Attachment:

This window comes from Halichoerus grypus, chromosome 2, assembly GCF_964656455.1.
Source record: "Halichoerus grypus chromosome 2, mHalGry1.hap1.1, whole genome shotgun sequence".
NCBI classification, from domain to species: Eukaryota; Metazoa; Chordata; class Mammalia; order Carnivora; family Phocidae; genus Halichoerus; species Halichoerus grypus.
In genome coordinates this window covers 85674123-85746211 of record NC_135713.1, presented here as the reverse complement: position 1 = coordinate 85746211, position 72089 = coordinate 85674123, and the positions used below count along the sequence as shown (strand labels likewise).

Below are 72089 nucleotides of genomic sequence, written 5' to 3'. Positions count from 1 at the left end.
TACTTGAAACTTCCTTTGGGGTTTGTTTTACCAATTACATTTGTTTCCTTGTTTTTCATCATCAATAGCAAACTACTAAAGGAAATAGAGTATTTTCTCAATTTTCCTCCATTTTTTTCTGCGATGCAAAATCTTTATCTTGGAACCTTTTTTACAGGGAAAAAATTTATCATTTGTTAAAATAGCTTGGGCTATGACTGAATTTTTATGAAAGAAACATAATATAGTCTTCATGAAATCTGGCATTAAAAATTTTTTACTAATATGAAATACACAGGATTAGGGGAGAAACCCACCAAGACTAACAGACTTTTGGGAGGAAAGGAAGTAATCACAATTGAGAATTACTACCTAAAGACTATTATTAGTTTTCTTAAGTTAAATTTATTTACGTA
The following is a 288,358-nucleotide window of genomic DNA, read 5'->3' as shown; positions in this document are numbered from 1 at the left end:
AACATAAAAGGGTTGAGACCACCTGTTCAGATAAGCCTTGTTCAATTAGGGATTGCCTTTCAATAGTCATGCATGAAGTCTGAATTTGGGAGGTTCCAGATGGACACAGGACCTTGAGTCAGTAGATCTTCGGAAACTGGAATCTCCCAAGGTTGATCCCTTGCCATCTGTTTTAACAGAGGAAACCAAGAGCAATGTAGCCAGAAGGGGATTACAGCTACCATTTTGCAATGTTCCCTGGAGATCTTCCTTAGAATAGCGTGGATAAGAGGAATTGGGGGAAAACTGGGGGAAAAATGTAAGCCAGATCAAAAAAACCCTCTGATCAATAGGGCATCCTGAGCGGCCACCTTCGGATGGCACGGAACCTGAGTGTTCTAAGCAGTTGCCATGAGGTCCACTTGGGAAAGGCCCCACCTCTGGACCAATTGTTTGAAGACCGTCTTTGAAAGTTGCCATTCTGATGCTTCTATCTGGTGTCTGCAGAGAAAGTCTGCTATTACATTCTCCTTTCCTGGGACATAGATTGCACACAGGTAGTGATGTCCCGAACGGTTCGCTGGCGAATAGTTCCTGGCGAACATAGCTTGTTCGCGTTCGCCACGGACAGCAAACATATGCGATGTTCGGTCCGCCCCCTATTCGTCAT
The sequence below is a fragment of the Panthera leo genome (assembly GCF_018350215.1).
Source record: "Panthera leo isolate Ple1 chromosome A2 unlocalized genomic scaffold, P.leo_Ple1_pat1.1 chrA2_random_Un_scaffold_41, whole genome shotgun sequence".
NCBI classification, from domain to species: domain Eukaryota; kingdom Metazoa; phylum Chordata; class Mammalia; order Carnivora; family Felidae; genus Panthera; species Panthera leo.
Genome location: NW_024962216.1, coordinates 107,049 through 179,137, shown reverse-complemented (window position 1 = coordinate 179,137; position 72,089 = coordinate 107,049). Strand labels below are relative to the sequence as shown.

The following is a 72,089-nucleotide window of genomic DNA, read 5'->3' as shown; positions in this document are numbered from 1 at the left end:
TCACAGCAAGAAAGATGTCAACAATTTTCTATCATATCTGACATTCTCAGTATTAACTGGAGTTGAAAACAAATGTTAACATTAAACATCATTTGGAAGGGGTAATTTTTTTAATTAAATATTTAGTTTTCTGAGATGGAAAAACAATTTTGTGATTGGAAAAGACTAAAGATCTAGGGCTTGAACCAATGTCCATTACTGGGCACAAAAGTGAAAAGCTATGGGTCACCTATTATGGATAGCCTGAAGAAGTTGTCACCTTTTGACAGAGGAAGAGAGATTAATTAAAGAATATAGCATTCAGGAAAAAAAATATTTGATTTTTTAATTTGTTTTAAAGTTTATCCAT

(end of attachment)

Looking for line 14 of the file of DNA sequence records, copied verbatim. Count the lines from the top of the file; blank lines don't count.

TCACAGCAAGAAAGATGTCAACAATTTTCTATCATATCTGACATTCTCAGTATTAACTGGAGTTGAAAACAAATGTTAACATTAAACATCATTTGGAAGGGGTAATTTTTTTAATTAAATATTTAGTTTTCTGAGATGGAAAAACAATTTTGTGATTGGAAAAGACTAAAGATCTAGGGCTTGAACCAATGTCCATTACTGGGCACAAAAGTGAAAAGCTATGGGTCACCTATTATGGATAGCCTGAAGAAGTTGTCACCTTTTGACAGAGGAAGAGAGATTAATTAAAGAATATAGCATTCAGGAAAAAAAATATTTGATTTTTTAATTTGTTTTAAAGTTTATCCAT